While it prospered, however, Tammany was a powerful agent in defining American democracy, especially for generations of immigrants (mostly but not exclusively Irish) who were often viewed with suspicion by the already-established forces in society. Guided by a succession of shrewd captains—the colorful but corrupt William Marcy Tweed; the dour but effective Charles Francis Murphy (known as Silent Charlie)—who came to define the urban political boss, the organization picked candidates and then marshaled voters, street by street, to ensure success at the polls. Just as important, its authority was undiminished between elections. One hapless mayor, thrust into office by Tammany, was asked whom he would appoint as police commissioner. “I don’t know,” he replied. “They haven’t told me yet.”

That kind of back-room wheeling and dealing made Tammany an obvious target for reformers, who congratulated themselves on their higher, purer motivations—all very disinterested, don’t you know. In New York, as elsewhere, these coalesced into so-called Good Government clubs, sneered at by the Tammany gang as Goo-Goos.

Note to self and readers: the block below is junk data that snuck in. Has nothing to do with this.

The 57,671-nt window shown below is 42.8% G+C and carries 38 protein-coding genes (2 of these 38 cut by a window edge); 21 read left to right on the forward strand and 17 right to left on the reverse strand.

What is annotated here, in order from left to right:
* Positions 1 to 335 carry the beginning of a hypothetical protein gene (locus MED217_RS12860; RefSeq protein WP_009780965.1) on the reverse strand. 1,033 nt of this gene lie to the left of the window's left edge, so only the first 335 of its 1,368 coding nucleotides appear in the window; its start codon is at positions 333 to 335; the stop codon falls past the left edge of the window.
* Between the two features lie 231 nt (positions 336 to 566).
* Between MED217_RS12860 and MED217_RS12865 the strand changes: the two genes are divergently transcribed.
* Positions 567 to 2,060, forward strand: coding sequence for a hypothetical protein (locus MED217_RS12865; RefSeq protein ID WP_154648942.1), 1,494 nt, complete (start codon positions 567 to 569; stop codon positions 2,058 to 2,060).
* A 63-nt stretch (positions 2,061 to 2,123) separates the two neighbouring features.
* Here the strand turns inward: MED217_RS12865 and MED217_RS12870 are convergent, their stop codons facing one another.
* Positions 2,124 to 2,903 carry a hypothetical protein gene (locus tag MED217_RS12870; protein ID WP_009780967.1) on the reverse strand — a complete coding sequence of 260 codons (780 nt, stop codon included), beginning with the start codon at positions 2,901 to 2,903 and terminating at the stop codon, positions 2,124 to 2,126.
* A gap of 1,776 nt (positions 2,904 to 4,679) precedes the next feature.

The Hall’s more direct, unabashed, “transactional” view of politics began with the recognition that people had needs and interests, some of them quite basic, and there was nothing wrong with using government to meet those needs. In fact, in a democracy, there were many things right with it. A contemporary in another city had expressed the fundamental morality of it all: “I think that there’s got to be in every ward somebody that a bloke can come to, no matter what he’s done, for help,” said the Boston ward boss Martin Lomasney. “Help, you understand; none of your law and justice, but help.” If the voters subsequently expressed their gratitude—for the job that put food on a family table, sometimes for the food itself—what exactly was the problem? Chicago’s Richard Daley made the same point a generation later. When a crony was criticized for helping his friends, Daley snapped: “What’s he supposed to do? Help his enemies?”